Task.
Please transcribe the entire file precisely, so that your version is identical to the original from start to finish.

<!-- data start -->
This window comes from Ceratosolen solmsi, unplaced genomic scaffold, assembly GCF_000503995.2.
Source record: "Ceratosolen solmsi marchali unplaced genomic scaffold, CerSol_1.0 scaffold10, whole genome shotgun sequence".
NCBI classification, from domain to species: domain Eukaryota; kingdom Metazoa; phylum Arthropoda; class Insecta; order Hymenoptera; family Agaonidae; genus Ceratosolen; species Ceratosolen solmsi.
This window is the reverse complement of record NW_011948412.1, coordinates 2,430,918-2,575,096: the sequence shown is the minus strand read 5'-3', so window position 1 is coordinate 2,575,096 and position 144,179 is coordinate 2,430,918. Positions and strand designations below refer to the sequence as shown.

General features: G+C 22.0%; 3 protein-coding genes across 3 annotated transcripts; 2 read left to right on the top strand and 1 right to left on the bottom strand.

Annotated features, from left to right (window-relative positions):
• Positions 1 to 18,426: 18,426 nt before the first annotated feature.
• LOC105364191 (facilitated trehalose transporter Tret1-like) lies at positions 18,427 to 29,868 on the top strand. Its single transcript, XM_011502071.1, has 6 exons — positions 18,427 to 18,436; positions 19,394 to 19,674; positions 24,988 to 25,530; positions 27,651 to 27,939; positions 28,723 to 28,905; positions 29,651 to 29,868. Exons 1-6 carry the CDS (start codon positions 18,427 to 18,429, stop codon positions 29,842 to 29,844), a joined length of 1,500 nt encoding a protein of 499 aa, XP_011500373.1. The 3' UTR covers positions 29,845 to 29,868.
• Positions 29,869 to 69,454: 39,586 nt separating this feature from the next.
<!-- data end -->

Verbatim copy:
This window comes from Ceratosolen solmsi, unplaced genomic scaffold, assembly GCF_000503995.2.
Source record: "Ceratosolen solmsi marchali unplaced genomic scaffold, CerSol_1.0 scaffold10, whole genome shotgun sequence".
NCBI classification, from domain to species: domain Eukaryota; kingdom Metazoa; phylum Arthropoda; class Insecta; order Hymenoptera; family Agaonidae; genus Ceratosolen; species Ceratosolen solmsi.
This window is the reverse complement of record NW_011948412.1, coordinates 2,430,918-2,575,096: the sequence shown is the minus strand read 5'-3', so window position 1 is coordinate 2,575,096 and position 144,179 is coordinate 2,430,918. Positions and strand designations below refer to the sequence as shown.

General features: G+C 22.0%; 3 protein-coding genes across 3 annotated transcripts; 2 read left to right on the top strand and 1 right to left on the bottom strand.

Annotated features, from left to right (window-relative positions):
• Positions 1 to 18,426: 18,426 nt before the first annotated feature.
• LOC105364191 (facilitated trehalose transporter Tret1-like) lies at positions 18,427 to 29,868 on the top strand. Its single transcript, XM_011502071.1, has 6 exons — positions 18,427 to 18,436; positions 19,394 to 19,674; positions 24,988 to 25,530; positions 27,651 to 27,939; positions 28,723 to 28,905; positions 29,651 to 29,868. Exons 1-6 carry the CDS (start codon positions 18,427 to 18,429, stop codon positions 29,842 to 29,844), a joined length of 1,500 nt encoding a protein of 499 aa, XP_011500373.1. The 3' UTR covers positions 29,845 to 29,868.
• Positions 29,869 to 69,454: 39,586 nt separating this feature from the next.